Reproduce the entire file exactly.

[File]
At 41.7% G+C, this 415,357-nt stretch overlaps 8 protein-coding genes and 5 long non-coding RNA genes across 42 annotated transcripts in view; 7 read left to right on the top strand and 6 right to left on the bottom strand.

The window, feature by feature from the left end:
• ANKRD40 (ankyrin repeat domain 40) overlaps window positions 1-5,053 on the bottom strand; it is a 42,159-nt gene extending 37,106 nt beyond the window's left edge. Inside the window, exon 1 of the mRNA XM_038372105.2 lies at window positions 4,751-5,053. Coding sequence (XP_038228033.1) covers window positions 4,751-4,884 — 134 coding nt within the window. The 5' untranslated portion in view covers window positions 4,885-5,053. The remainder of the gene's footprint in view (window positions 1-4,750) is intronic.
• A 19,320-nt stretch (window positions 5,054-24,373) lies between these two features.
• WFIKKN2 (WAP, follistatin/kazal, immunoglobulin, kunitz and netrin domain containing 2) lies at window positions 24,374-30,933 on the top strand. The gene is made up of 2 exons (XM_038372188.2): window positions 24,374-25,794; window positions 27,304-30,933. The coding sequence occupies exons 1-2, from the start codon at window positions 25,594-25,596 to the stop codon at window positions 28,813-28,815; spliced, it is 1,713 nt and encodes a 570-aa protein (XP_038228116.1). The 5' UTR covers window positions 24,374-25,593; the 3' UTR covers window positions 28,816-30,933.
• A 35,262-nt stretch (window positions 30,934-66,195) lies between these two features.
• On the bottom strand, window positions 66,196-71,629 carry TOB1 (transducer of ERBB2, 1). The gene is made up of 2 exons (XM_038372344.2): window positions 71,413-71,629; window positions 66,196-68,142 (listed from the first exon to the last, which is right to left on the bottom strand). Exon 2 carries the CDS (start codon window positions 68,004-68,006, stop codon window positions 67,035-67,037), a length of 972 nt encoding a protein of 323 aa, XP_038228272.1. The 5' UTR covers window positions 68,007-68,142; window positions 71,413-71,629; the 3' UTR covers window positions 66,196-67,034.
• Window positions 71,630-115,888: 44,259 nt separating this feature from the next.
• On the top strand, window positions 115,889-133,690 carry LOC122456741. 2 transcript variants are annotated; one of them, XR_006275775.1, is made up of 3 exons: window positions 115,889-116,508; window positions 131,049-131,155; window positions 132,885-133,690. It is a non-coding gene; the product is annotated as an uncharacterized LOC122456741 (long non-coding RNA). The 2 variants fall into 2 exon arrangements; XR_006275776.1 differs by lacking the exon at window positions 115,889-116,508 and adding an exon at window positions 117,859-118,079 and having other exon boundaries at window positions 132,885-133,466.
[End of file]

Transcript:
At 41.7% G+C, this 415,357-nt stretch overlaps 8 protein-coding genes and 5 long non-coding RNA genes across 42 annotated transcripts in view; 7 read left to right on the top strand and 6 right to left on the bottom strand.

The window, feature by feature from the left end:
• ANKRD40 (ankyrin repeat domain 40) overlaps window positions 1-5,053 on the bottom strand; it is a 42,159-nt gene extending 37,106 nt beyond the window's left edge. Inside the window, exon 1 of the mRNA XM_038372105.2 lies at window positions 4,751-5,053. Coding sequence (XP_038228033.1) covers window positions 4,751-4,884 — 134 coding nt within the window. The 5' untranslated portion in view covers window positions 4,885-5,053. The remainder of the gene's footprint in view (window positions 1-4,750) is intronic.
• A 19,320-nt stretch (window positions 5,054-24,373) lies between these two features.
• WFIKKN2 (WAP, follistatin/kazal, immunoglobulin, kunitz and netrin domain containing 2) lies at window positions 24,374-30,933 on the top strand. The gene is made up of 2 exons (XM_038372188.2): window positions 24,374-25,794; window positions 27,304-30,933. The coding sequence occupies exons 1-2, from the start codon at window positions 25,594-25,596 to the stop codon at window positions 28,813-28,815; spliced, it is 1,713 nt and encodes a 570-aa protein (XP_038228116.1). The 5' UTR covers window positions 24,374-25,593; the 3' UTR covers window positions 28,816-30,933.
• A 35,262-nt stretch (window positions 30,934-66,195) lies between these two features.
• On the bottom strand, window positions 66,196-71,629 carry TOB1 (transducer of ERBB2, 1). The gene is made up of 2 exons (XM_038372344.2): window positions 71,413-71,629; window positions 66,196-68,142 (listed from the first exon to the last, which is right to left on the bottom strand). Exon 2 carries the CDS (start codon window positions 68,004-68,006, stop codon window positions 67,035-67,037), a length of 972 nt encoding a protein of 323 aa, XP_038228272.1. The 5' UTR covers window positions 68,007-68,142; window positions 71,413-71,629; the 3' UTR covers window positions 66,196-67,034.
• Window positions 71,630-115,888: 44,259 nt separating this feature from the next.
• On the top strand, window positions 115,889-133,690 carry LOC122456741. 2 transcript variants are annotated; one of them, XR_006275775.1, is made up of 3 exons: window positions 115,889-116,508; window positions 131,049-131,155; window positions 132,885-133,690. It is a non-coding gene; the product is annotated as an uncharacterized LOC122456741 (long non-coding RNA). The 2 variants fall into 2 exon arrangements; XR_006275776.1 differs by lacking the exon at window positions 115,889-116,508 and adding an exon at window positions 117,859-118,079 and having other exon boundaries at window positions 132,885-133,466.